FAQ: Google Chrome Tips and Pointers

Chrome is Google's newly released browser. It's currently available for Windows only. Following are a couple of FAQ's and bits of interest.

Is Chrome more secure than other browsers? Does it respect my privacy?

Chrome is likely not 100 percent secure, even when you'd get that impression from parts of the comic book Google put forth – but no popular browser is ever completely secure. For instance, it has been mentioned that there are ways to automatically drop a file on your desktop when browsing a page with Chrome. E.g. any webmaster can add an executable called "Windows Explorer" with an icon of their choosing to your desktop via the following HTML included in their page... using the Chrome default settings you won't even be asked for confirmation, which opposes Google's statements that a Chrome tab is like a "jail":

As for Google respecting your privacy, well, there are some ways the browser communicates with Google's server through its address bar auto-completion – the "omnibox" – that got some people worried. To disable some of the omnibox-server communication, right-click the Chrome address bar, select "Edit search engines" from the context menu that appears, and uncheck the box labeled "Use a suggestion service...".

As a bonus, Chrome has an "incognito" mode – press Ctrl+Shift+N – which makes your browsing more private.

I missed the Google webcast where they talked about Chrome...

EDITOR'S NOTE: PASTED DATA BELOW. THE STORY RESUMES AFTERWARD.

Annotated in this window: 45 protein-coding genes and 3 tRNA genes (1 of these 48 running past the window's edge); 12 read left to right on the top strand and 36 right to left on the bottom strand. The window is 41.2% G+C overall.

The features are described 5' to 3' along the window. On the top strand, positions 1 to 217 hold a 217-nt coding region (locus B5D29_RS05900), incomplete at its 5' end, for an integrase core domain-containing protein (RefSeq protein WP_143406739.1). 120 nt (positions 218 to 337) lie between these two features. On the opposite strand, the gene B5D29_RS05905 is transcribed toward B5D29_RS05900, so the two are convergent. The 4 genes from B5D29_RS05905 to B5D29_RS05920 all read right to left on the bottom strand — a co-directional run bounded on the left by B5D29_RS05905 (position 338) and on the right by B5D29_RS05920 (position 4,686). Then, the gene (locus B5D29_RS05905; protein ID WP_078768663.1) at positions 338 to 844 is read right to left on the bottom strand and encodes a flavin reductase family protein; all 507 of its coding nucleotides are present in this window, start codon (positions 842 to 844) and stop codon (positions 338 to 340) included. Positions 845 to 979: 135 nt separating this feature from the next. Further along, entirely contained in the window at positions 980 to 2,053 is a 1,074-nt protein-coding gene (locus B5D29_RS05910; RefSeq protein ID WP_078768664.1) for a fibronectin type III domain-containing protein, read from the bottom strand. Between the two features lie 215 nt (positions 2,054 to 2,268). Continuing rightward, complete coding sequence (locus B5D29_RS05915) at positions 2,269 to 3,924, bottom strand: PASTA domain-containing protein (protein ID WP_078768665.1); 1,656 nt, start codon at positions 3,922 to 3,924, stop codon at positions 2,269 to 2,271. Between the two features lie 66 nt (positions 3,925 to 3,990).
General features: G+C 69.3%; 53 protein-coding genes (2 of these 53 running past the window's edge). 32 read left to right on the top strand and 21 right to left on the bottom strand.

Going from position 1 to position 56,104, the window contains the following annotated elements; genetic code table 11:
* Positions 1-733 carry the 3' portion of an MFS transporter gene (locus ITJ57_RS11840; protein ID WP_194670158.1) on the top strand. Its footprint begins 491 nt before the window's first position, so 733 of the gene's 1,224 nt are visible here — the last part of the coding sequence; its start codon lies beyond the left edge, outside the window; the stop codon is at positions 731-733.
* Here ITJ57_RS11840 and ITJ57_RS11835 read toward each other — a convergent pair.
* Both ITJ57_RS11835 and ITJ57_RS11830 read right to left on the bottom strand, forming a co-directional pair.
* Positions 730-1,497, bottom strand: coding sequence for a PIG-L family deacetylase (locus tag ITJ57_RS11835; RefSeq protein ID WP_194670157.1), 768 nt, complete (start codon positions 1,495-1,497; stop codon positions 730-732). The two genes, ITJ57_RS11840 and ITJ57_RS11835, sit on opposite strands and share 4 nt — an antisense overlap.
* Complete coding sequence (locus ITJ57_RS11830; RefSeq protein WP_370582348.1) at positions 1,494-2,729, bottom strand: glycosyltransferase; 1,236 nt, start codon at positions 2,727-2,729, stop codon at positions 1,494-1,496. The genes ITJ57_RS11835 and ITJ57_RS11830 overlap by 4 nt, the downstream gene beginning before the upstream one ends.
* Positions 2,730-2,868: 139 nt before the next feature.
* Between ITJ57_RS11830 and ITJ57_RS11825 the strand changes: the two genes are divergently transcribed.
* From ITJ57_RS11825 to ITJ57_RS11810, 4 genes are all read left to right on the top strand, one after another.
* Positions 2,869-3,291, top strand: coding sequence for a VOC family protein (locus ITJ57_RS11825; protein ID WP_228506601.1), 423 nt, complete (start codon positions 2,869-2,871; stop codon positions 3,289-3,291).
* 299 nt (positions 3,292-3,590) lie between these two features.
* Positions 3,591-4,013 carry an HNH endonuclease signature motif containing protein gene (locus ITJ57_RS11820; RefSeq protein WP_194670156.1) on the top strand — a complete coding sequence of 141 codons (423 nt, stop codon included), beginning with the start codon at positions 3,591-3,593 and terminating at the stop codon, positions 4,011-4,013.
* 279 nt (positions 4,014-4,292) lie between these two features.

The webcast is archived on YouTube. (Not all slides are showing in the video, I've uploaded the first 10 as a zip file.) Larry Page appears near the end. Note the Q&A at the end of the session is not included in that video.

How can I optimize my website for Chrome?

Chrome is based on the existing Webkit rendering, which mostly adheres to web standards, and is also used in similar form by the Safari browser. So your first best bet is to work within the official standards of HTML (or XHTML) and CSS. Beyond that you should do some testing as not all things will display the same in every browser.

One other thing you can do with Chrome is to utilize the features of the Google Gears component it ships with. For instance, this lets you create a persistent client-side database which you can query using JavaScript. (Note that this won't automatically make the data available on all computers the user may visit your site with; you need to handle synchronization for that and rely on all browsers on the different computers having Gears installed.)

Something else you can do is to use some of the Webkit-specific Cascading StyleSheet properties. For instance, the following will add a ticker effect to an element (in case you really would want it... as it can be obtrusive):

white-space: nowrap; overflow: hidden; overflow-x:-webkit-marquee; -webkit-marquee-direction: backwards; -webkit-marquee-style: alternate; -webkit-marquee-speed: normal; -webkit-marquee-increment: small; -webkit-marquee-repetition: 4;

Not all CSS that works with Safari works with Chrome, though. For instance, the following does not seem to show the special font "Abduction" in Chrome, even when it does in Windows Safari:

@font-face { font-family: Abduction; font-style: normal; src: url(http://blogoscoped.com/temp/Abduction.ttf); }

.someClass { font-family: Abduction, arial; }

Tags Google Chrome

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Philipp Lenssen

Network World

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